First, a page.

Lisa Krannichfeld | The Glass Menagerie

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Blurred and colourful portraits that seem to express feelings more than physical traits. I simply love them.

Lisa Krannichfeld studied biology and learned how to collect insects by killing them in a way as to not damage their bodies and posing them to display their anatomy. For this series she decided not to kill but to capture human emotions, using watercolours as a tool to portrait sentiments: intense and diverse. Then she finishes by adding a layer of resin, readying the “specimens for display”.

Jana Brike | Milk and Blood

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These beautifully creepy illustrations create strange feelings situated between attraction and repulsion. I love them though, and perhaps this is the reason why.

Jana Brike is a Latvian artist who has been creating beautiful art for years. Recognized since her early years, she’s been extensively exhibiting throughout the world. Jana takes her inspiration mainly from local folklore, children books, imaginative soviet animation films and supernaturally real classical painting.

Audrey Kawasaki

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I have no memory of how I first saw Audrey Kawasaki’s work, but that it was years ago. I just loved (and still do) her delicate lines and the fact that her images have been drawn on wood. So pretty!

Audrey Kawasaki likes working with contradictory themes: innocence vs erotism, attraction vs the oddity that transpires through her work. She takes her inspiration from quite opposite sources as well: manga comics and Art Nouveau.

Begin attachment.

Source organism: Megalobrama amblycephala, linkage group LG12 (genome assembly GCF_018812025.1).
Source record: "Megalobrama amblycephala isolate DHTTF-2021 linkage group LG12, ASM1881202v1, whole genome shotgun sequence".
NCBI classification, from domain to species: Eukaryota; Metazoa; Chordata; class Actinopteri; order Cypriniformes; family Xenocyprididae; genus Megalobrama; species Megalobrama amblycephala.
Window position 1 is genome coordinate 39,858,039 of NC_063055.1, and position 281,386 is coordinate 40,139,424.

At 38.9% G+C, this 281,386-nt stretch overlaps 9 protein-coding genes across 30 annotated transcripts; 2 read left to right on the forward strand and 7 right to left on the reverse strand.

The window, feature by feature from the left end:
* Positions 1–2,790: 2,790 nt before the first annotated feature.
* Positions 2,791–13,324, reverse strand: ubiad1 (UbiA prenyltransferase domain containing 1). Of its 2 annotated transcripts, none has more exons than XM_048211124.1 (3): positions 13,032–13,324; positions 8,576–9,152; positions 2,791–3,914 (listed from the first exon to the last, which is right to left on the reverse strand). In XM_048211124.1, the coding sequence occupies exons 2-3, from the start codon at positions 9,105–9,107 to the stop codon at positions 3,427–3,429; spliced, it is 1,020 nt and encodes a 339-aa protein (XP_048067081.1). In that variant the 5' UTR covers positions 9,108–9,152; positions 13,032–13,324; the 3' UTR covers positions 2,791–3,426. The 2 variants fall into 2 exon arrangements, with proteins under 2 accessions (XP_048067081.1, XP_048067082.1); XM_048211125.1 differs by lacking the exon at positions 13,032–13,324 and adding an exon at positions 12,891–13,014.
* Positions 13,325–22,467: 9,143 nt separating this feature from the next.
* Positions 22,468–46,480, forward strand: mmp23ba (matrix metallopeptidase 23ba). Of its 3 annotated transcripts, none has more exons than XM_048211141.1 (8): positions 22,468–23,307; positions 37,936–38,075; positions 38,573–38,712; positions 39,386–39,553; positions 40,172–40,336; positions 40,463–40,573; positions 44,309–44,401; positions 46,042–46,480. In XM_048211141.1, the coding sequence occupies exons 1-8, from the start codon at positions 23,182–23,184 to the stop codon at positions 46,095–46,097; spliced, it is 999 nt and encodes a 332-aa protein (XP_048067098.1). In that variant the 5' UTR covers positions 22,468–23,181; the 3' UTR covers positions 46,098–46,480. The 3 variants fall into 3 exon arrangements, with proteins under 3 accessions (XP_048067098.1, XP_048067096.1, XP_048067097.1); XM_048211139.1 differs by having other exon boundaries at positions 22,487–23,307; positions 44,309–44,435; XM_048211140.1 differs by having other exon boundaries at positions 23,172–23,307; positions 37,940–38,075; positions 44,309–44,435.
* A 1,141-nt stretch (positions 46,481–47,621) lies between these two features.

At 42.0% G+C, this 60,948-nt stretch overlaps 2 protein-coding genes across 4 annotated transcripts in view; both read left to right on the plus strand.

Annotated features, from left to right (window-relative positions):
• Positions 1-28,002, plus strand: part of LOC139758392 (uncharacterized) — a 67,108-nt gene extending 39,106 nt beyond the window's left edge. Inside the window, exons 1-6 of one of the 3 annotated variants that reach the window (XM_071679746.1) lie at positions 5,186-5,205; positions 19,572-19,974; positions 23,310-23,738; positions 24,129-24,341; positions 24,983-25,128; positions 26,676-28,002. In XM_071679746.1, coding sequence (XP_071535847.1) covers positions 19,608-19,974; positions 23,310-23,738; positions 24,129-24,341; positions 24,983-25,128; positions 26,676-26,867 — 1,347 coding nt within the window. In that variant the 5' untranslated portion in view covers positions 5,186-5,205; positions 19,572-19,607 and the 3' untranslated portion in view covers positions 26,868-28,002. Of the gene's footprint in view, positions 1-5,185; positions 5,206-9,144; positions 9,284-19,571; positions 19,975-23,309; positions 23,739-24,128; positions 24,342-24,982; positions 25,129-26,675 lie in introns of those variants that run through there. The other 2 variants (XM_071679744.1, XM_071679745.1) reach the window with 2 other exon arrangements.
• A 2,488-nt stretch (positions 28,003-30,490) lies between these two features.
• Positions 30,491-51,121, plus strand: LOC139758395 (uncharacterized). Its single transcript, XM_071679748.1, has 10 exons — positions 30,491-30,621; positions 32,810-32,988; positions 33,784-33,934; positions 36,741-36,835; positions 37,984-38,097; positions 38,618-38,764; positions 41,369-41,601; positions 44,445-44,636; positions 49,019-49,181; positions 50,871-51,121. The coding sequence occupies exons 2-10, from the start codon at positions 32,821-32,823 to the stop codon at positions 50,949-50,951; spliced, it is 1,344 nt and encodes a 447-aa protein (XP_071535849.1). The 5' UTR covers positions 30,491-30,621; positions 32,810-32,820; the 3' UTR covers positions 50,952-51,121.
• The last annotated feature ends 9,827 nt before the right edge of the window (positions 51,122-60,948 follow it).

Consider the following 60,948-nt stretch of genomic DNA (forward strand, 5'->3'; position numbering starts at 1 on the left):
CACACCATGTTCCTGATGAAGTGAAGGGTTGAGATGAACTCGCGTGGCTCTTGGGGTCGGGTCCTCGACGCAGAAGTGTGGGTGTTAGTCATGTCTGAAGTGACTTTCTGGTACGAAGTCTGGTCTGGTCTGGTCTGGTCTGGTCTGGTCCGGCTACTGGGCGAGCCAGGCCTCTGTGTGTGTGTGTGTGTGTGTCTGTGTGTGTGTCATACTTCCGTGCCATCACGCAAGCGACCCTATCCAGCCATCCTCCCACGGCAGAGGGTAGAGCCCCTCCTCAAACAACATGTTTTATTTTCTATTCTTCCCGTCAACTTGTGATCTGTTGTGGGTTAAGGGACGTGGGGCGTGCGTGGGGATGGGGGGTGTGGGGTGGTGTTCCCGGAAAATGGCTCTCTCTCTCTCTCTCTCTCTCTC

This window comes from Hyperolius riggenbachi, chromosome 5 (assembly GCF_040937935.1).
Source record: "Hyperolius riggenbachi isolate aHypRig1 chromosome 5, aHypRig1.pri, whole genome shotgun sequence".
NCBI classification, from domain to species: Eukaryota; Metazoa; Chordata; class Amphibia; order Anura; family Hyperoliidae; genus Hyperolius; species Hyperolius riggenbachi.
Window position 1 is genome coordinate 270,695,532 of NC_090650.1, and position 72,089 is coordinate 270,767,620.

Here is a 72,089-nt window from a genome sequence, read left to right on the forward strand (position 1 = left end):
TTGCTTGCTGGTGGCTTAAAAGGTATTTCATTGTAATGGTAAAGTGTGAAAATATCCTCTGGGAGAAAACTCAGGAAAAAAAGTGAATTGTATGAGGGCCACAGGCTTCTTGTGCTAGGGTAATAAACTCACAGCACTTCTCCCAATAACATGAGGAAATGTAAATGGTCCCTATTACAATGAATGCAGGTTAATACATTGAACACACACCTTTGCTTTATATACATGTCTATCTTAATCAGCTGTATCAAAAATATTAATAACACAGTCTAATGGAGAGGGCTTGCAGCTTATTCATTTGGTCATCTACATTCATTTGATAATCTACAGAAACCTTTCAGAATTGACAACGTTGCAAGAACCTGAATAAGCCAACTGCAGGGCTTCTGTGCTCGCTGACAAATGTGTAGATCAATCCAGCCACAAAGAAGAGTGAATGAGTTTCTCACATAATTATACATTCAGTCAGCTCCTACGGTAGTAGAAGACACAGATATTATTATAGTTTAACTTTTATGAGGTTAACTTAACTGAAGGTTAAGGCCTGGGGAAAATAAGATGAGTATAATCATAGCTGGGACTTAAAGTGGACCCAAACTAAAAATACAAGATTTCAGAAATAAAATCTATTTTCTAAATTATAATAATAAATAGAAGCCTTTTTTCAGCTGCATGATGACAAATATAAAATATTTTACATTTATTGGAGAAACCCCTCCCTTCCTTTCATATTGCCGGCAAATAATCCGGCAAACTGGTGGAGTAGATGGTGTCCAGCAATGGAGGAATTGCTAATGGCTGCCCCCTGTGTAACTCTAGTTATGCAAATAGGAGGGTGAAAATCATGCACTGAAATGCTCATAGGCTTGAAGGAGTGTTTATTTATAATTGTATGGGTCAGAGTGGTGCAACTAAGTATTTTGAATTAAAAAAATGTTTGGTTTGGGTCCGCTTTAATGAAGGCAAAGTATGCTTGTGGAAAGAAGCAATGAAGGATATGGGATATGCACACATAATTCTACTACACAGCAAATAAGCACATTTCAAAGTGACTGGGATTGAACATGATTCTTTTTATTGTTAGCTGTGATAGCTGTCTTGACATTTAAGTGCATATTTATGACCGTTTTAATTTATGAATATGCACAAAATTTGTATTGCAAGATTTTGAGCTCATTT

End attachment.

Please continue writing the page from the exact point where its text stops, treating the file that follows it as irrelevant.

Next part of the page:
Aleksandra Waliszewska

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Ok I might have an inappropriate interest towards macabre but you’ll have to admit that Aleksandra Waliszewska’s work doesn’t let you be indifferent!

Aleksandra Waliszewska is a polish artist who thrives in representing gothic scenes and portraits. She takes her inspiration from the art of the Renaissance and from there she uses either an intricate or more simple brush to mix inspiration from the past with her own world.

Cendrine Rovini

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When I first saw Cendrine Rovini’s work, it seemed to me like somebody has illustrated my dreams (I do have weird dreams, I know). Delicate and feminine, her hand is light and her imagination abundant.

Cendrine Rovini is a French artist who uses the vocabulary of dreams to create her images. Linked with nature, animals and shamanistic beliefs, Rovini’s images “insist about the necessary conjunction between all the living figures for a real harmony and beauty.”

Some Christmas presents

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Hello there!

First thing first: Happy New Year! I hope you had a lovely time during the holiday. Above is the work of swedish artist Yrjö Edelmann and is definitely the kind of present any art-lover would love to receive for Christmas!

Yrjö Edelmann is a former illustrator now painter. He likes playing with his brush to challenge our senses and he does it very well. These pieces are just amazing!

(via The Jealous Curator)